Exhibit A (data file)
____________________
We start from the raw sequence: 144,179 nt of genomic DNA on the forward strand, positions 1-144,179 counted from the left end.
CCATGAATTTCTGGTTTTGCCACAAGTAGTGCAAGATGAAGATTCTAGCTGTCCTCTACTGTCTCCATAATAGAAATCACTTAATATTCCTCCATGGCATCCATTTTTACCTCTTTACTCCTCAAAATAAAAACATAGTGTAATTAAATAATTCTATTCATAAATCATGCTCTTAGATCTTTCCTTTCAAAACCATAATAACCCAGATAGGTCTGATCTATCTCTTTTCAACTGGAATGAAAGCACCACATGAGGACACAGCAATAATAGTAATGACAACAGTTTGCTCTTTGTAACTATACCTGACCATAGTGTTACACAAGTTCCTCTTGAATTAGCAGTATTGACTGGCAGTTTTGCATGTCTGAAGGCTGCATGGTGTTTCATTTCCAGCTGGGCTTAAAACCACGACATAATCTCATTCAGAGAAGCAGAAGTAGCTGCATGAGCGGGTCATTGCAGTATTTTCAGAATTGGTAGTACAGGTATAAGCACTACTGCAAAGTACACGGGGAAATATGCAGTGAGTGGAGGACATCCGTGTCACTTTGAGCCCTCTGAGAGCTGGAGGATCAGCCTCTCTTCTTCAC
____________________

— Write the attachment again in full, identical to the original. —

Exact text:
We start from the raw sequence: 144,179 nt of genomic DNA on the forward strand, positions 1-144,179 counted from the left end.
CCATGAATTTCTGGTTTTGCCACAAGTAGTGCAAGATGAAGATTCTAGCTGTCCTCTACTGTCTCCATAATAGAAATCACTTAATATTCCTCCATGGCATCCATTTTTACCTCTTTACTCCTCAAAATAAAAACATAGTGTAATTAAATAATTCTATTCATAAATCATGCTCTTAGATCTTTCCTTTCAAAACCATAATAACCCAGATAGGTCTGATCTATCTCTTTTCAACTGGAATGAAAGCACCACATGAGGACACAGCAATAATAGTAATGACAACAGTTTGCTCTTTGTAACTATACCTGACCATAGTGTTACACAAGTTCCTCTTGAATTAGCAGTATTGACTGGCAGTTTTGCATGTCTGAAGGCTGCATGGTGTTTCATTTCCAGCTGGGCTTAAAACCACGACATAATCTCATTCAGAGAAGCAGAAGTAGCTGCATGAGCGGGTCATTGCAGTATTTTCAGAATTGGTAGTACAGGTATAAGCACTACTGCAAAGTACACGGGGAAATATGCAGTGAGTGGAGGACATCCGTGTCACTTTGAGCCCTCTGAGAGCTGGAGGATCAGCCTCTCTTCTTCAC